Neuroendocrine tumors are uncommon but definitely not rare

Neuroendocrine tumors are uncommon but definitely not rare

Awareness, Patient Advocacy
USA finally commits UK and Australian figures recently confirmed that Neuroendocrine Cancer is the 10th and 7th most common cancer type.  It was great to see this post from the American Society of Clinical Oncology, albeit the USA is joining later than many other countries confirming the worst-kept secret ever - NETs are not rare.  That said, several NET specialists in the USA have been more vocal about this (one example is below), much more so than the cancer organisations (including the ones who represent us) who disappointingly market the rare theme along with the antiquated use of words such as “carcinoid” which seems rifer in USA than many other parts of the world.  USA is normally at the forefront of progress so let’s hope they will now get on with…
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The Invisibility of Appendiceal and Colorectal NETs – do the math

The Invisibility of Appendiceal and Colorectal NETs – do the math

Patient Advocacy
Do the math not the myth In addition to my mountain of evidence against the so-called rarity of Neuroendocrine Neoplasms, a new study from US indicates that many NETs are hidden among colorectal cancer cases in cancer registries. The study reported extraordinary figures of NET cases found when analysing the data.  For years, doctors have been warning about the increasing incidence of colorectal cancer amongst younger people. For that reason, the American Cancer Society recommended people to start screening at a younger age (45 years instead of 50 years) in 2018. This would affect 22 million Americans who now are recommended screening. Colorectal covers the large intestine including the sigmoid colon and rectal cases.   You can read this article from the National Institute of Health covering the issue in US. …
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The Invisible NET Patient Population 

The Invisible NET Patient Population 

Awareness
OPINIONI found some of the quotes from the recent NET SEER Database study (Dasari et al) very interesting.  The National Cancer Institute’s Surveillance, Epidemiology, and End Results (SEER) Program is a comprehensive source of population-based information initiated in 1973 that is updated annually. Although the study is US-based, it represents the largest study of Neuroendocrine Neoplasms (NENs) ever recorded and is therefore a good guide to what might be found beyond USA. Almost 7 times the rate recorded in the 1970s. If you want to understand the factors behind this massive increase, I covered this extensively in my post "Neuroendocrine Neoplasms – not as rare as you think". However, most things I read indicate the figures were understated (words used by several NET specialists.  Despite this date now being 8 years…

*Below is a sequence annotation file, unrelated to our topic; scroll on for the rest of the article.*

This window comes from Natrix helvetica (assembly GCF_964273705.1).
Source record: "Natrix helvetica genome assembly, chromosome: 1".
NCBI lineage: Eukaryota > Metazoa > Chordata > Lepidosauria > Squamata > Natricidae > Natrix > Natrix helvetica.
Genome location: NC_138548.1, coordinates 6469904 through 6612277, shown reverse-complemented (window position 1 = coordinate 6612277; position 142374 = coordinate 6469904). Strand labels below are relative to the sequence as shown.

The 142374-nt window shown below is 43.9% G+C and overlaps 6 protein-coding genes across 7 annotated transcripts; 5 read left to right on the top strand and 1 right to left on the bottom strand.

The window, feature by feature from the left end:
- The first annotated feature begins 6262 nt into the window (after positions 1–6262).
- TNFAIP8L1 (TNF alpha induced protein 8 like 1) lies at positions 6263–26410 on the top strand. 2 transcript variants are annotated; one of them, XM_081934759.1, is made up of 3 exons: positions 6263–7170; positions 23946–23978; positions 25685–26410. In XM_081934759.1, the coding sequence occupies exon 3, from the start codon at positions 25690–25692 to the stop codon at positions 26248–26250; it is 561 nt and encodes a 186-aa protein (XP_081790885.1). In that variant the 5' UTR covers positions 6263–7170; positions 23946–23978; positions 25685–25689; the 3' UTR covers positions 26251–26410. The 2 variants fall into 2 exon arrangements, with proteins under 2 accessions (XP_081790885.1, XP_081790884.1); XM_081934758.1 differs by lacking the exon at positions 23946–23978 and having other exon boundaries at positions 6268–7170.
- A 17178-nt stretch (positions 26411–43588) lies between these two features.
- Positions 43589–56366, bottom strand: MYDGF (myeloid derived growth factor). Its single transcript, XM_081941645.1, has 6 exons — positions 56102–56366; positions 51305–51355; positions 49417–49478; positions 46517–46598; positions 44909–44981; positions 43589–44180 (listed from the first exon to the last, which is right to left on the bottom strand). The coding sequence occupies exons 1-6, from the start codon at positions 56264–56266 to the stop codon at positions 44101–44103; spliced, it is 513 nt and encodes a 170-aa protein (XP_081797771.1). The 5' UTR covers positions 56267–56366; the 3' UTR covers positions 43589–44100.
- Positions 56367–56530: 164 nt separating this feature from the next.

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One every 2 hours

One every 2 hours

Awareness
  I've made no secret of the fact that I don't believe Neuroendocrine Cancer is rare and you can read why in some detail in my article Neuroendocrine Cancer - not as rare as you think.  Better diagnostic technology, greater awareness and better recording of the correct disease in national cancer registries. The latest figures for Public Health England (covering ~90% of UK), indicate there are now 4800 diagnoses of NETs every year, i.e. more people than ever are being diagnosed, It is calculated from an incidence rate of 9/100,000 (using the 2011 census for England of 53,000,000) The new figures do not include Lung Neuroendocrine Carcinomas (LCNEC and SCLC) - so it is understated. This would appear to debunk the myth that the condition is rare given that the…
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Neuroendocrine Neoplasms – not as rare as you think

Neuroendocrine Neoplasms – not as rare as you think

Awareness, Living with Neuroendocrine Cancer, Patient Advocacy
UPDATE AS AT 21 JAN 2023 - a leading US cancer organisation accepts that NETs are not rareI don't like to gloat, but this post is heading for its 8th birthday.   UK and Australian figures recently confirmed that Neuroendocrine Cancer is the 10th and 7th most common cancer type.  Several NET specialists in USA have been more vocal (see some graphic quotes below) than the cancer organsiations (including the ones who represent us) and disappointingly "carcinoid" use is still rife in that part of the world.  Let's hope they will now get on with moving to the new paradigm I've been suggesting for a long time.Read more in the "Meanwhile in USA" section.BackgroundAlthough initially considered rare tumours up until 10 years ago, the most recent data indicates the incidence of…
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